Isolation and analysis of plasma-derived exosomes in patients with glioma

Gliomas including glioblastoma (GBM) are the most common primary malignant brain tumors. Glioma extracellular vesicles (EVs) including exosomes have biological effects (e.g., immunosuppression) and contain tumor-specific cargo that could facilitate liquid biopsies. Mayo Clinic researchers aimed to develop a simple, reproducible technique to isolate plasma exosomes in glioma patients. Glioma patients’ and normal donors’ plasma exosomes underwent brief centrifugation to remove cells/debris followed by serial density gradient ultracentrifugation (DGU). EV size/concentration was determined by nanoparticle tracking. Protein cargo was screened by array, western blot, and ELISA. Nanoscale flow cytometry analysis quantified exosome and microvesicle populations pre- and post-DGU. One-step DGU efficiently isolates exosomes for nanoparticle tracking. Wild type isocitrate dehydrogenase glioma patients’ (i.e., more aggressive tumors) plasma exosomes are smaller but higher concentration than normal donors. A second DGU efficiently concentrates exosomes for subsequent cargo analysis but results in vesicle aggregation that skews nanoparticle tracking. Cytokines and co-stimulatory molecules are readily detected but appeared globally reduced in GBM patients’ exosomes. Surprisingly, immunosuppressive programmed death-ligand 1 (PD-L1) is present in both patients’ and normal donors’ exosomes. Nanoscale flow cytometry confirms efficient exosome (<100 nm) isolation post-DGU but also demonstrates increase in microvesicles (>100 nm) in GBM patients’ plasma pre-DGU. Serial DGU efficiently isolates plasma exosomes with distinct differences between GBM patients and normal donors, suggesting utility for non-invasive biomarker assessment. Initial results suggest global immunosuppression rather than increased circulating tumor-derived immunosuppressive exosomes, though further assessment is needed. Increased glioma patients’ plasma microvesicles suggest these may also be a key source for biomarkers.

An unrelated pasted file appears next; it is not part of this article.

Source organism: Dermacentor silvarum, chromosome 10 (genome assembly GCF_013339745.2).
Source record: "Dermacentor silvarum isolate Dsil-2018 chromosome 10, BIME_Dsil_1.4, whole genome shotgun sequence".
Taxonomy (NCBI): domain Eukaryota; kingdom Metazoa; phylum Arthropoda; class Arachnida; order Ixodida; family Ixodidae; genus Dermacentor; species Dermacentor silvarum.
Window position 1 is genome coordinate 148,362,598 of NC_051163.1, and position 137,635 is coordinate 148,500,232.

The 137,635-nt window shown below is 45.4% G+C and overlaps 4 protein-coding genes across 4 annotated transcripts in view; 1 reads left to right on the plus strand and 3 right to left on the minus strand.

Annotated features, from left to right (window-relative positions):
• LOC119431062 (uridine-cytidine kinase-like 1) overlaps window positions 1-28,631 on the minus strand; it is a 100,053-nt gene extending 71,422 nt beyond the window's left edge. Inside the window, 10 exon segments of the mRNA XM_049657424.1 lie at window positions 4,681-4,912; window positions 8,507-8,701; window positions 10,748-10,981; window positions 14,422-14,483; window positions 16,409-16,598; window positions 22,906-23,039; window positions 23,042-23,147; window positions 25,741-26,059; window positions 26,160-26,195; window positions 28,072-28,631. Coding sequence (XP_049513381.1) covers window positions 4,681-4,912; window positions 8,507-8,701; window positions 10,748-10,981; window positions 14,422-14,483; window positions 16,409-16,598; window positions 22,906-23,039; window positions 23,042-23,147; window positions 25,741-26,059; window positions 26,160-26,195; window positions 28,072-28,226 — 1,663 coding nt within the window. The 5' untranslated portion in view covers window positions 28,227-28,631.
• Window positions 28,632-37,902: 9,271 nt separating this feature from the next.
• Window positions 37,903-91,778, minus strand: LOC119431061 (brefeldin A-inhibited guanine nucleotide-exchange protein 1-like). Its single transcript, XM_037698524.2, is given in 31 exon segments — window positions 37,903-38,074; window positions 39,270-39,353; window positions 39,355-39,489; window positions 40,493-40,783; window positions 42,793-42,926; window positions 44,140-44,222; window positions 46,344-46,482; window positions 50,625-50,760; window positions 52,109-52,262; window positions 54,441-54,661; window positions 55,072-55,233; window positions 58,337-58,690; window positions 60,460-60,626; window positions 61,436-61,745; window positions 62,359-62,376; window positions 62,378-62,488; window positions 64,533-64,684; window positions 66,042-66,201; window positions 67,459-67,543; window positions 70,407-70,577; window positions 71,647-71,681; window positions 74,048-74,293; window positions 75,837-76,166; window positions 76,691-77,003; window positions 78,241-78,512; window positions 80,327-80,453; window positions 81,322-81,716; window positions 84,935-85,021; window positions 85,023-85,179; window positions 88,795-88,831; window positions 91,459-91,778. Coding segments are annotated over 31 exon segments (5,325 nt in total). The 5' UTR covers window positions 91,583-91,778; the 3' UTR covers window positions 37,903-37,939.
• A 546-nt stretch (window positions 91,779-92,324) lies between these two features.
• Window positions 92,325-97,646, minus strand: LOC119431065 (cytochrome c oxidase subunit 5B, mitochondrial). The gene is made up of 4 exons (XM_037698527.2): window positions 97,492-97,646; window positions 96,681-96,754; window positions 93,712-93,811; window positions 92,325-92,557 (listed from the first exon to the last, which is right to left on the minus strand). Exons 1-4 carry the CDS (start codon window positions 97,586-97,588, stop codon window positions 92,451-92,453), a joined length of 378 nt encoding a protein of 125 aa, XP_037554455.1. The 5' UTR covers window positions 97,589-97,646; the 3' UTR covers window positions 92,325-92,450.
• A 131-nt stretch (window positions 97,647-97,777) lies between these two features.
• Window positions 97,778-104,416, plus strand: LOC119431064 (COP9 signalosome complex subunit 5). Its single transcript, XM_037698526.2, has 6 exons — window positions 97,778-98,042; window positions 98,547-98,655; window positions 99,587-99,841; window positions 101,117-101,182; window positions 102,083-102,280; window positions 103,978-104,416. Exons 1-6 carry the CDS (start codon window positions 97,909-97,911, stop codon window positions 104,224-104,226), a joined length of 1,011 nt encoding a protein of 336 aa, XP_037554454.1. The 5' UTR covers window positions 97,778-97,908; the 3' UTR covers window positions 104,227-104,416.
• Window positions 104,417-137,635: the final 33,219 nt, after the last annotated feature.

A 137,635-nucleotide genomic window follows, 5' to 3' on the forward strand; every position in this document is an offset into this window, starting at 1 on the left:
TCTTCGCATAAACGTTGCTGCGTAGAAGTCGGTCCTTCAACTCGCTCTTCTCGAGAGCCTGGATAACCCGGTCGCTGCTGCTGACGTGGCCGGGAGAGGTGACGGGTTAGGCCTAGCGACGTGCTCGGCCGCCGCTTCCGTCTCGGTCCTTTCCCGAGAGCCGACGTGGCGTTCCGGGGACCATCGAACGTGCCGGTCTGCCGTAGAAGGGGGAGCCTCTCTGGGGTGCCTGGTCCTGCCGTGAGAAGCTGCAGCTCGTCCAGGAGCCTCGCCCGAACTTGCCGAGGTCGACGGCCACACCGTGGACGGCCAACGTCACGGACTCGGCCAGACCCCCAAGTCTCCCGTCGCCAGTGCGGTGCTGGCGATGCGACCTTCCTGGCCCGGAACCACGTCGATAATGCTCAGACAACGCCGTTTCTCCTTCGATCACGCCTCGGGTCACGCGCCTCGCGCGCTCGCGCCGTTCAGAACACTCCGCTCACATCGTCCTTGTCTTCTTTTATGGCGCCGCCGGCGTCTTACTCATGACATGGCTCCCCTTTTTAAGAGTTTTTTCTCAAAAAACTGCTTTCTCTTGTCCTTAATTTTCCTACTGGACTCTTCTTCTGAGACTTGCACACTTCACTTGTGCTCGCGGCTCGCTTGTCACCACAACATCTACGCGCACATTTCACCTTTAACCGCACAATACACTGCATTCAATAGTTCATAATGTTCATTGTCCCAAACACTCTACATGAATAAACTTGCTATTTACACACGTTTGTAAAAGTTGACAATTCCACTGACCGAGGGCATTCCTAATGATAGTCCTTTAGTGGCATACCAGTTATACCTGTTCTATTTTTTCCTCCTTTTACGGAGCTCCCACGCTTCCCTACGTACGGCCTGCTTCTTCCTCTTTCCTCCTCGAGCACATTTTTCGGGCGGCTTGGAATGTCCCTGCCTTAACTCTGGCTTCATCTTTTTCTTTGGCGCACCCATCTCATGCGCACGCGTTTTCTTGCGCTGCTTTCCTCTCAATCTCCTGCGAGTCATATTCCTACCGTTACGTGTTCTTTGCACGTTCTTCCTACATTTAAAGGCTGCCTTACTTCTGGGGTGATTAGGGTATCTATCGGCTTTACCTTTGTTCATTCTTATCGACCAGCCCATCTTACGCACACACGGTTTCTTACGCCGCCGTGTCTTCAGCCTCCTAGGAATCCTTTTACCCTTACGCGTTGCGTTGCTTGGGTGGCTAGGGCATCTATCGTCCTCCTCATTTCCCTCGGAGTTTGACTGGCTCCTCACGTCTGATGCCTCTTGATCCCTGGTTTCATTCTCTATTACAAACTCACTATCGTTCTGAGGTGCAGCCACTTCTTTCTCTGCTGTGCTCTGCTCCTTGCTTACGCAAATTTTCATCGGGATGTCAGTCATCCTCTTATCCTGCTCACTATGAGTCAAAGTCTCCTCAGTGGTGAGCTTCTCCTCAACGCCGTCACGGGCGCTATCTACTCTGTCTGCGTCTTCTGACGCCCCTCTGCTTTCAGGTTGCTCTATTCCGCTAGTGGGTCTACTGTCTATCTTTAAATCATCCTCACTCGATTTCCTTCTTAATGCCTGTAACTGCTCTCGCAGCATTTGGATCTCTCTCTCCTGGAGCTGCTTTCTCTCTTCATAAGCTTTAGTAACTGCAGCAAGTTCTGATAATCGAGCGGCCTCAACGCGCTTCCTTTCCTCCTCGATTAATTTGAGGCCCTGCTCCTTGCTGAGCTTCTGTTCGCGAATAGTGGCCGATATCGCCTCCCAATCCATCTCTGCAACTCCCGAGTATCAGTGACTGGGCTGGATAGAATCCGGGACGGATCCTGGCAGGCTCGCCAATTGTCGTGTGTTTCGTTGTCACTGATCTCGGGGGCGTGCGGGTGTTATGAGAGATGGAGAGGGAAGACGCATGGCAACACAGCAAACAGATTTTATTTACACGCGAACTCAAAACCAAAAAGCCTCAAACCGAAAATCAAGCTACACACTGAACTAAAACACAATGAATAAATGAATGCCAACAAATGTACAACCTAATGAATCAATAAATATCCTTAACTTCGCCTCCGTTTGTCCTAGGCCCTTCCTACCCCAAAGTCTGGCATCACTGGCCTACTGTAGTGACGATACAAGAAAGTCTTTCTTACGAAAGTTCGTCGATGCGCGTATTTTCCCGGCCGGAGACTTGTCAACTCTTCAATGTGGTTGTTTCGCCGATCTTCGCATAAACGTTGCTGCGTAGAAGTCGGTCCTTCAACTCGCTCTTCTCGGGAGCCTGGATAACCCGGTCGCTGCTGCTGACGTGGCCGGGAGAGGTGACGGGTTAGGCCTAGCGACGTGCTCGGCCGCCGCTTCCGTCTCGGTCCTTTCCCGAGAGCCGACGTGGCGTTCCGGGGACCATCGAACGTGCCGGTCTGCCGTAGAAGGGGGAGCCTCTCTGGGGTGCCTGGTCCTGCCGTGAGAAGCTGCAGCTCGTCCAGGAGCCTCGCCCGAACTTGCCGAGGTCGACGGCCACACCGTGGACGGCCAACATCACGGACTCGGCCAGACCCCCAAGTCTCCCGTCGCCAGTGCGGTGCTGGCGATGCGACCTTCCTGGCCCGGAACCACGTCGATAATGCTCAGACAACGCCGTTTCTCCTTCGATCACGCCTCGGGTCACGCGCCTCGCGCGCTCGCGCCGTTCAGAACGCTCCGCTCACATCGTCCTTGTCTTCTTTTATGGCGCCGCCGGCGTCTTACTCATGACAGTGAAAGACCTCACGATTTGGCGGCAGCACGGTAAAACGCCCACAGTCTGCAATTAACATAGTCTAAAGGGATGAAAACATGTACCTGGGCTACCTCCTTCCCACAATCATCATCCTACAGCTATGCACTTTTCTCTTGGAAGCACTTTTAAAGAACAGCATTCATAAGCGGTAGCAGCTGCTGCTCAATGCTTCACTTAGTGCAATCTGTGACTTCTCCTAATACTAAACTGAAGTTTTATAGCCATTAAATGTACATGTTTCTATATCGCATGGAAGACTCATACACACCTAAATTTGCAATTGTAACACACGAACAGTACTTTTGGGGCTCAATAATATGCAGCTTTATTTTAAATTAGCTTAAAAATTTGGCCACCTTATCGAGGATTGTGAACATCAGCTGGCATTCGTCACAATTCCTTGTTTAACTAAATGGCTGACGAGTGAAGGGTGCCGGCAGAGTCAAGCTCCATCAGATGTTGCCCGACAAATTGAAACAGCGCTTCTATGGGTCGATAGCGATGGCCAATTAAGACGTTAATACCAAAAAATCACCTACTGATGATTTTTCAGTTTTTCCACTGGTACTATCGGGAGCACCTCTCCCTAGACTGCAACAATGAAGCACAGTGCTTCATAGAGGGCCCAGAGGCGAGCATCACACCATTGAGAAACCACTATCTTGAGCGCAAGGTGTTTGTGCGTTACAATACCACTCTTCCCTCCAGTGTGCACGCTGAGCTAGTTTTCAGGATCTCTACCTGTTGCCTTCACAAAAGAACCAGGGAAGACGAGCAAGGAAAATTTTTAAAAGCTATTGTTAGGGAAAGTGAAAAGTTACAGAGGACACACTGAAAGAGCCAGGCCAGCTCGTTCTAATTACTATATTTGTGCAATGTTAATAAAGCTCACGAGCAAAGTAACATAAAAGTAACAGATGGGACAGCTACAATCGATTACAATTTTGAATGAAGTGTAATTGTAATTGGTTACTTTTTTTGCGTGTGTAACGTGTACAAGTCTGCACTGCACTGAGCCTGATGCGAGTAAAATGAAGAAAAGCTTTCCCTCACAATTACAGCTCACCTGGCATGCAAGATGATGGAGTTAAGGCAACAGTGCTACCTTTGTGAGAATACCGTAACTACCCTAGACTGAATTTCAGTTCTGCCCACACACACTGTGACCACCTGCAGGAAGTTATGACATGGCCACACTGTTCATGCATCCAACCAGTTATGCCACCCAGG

Plasma exosome isolation by density gradient ultracentrifugation (DGU)


(A) Whole blood samples collected in EDTA tubes underwent brief centrifugation (3,000 RPM or 1,811 xg for 10 min) for plasma isolation. The isolated plasma was transferred to a fresh tube and spun for 15 min at 3,000 RPM (1,811 xg) to remove any remaining cellular debris and erythrocytes. (B). Density gradient ultracentrifugation to purify exosomes was performed by mixing 1 ml of plasma with 1 ml of 50% OptiPrep solution. Eleven ml of 10% OptiPrep was layered on top of the homogenized solution and this underwent ultracentrifugation for 90 min at 24,000 RPM or 102,445 xg (Spin 1). The top layer (10 ml) was collected. A portion was used for nanotracker particle analysis and nanoscale flow cytometry analysis while the remainder underwent ultracentrifugation at 24,000 RPM (102,445 xg) for 16 h (Spin 2). The supernatant was discarded and the pellet was resuspended in a total volume of 200 μl. Further analysis (nanoparticle tracking, western blots, protein arrays, and ELISAs) was performed using this final, concentrated solution.

Cumba Garcia LM, Peterson TE, Cepeda MA, Johnson AJ, Parney IF. (2019) Isolation and Analysis of Plasma-Derived Exosomes in Patients With Glioma. Front Oncol 9:651. [article]

Leave a Reply

Your email address will not be published. Required fields are marked *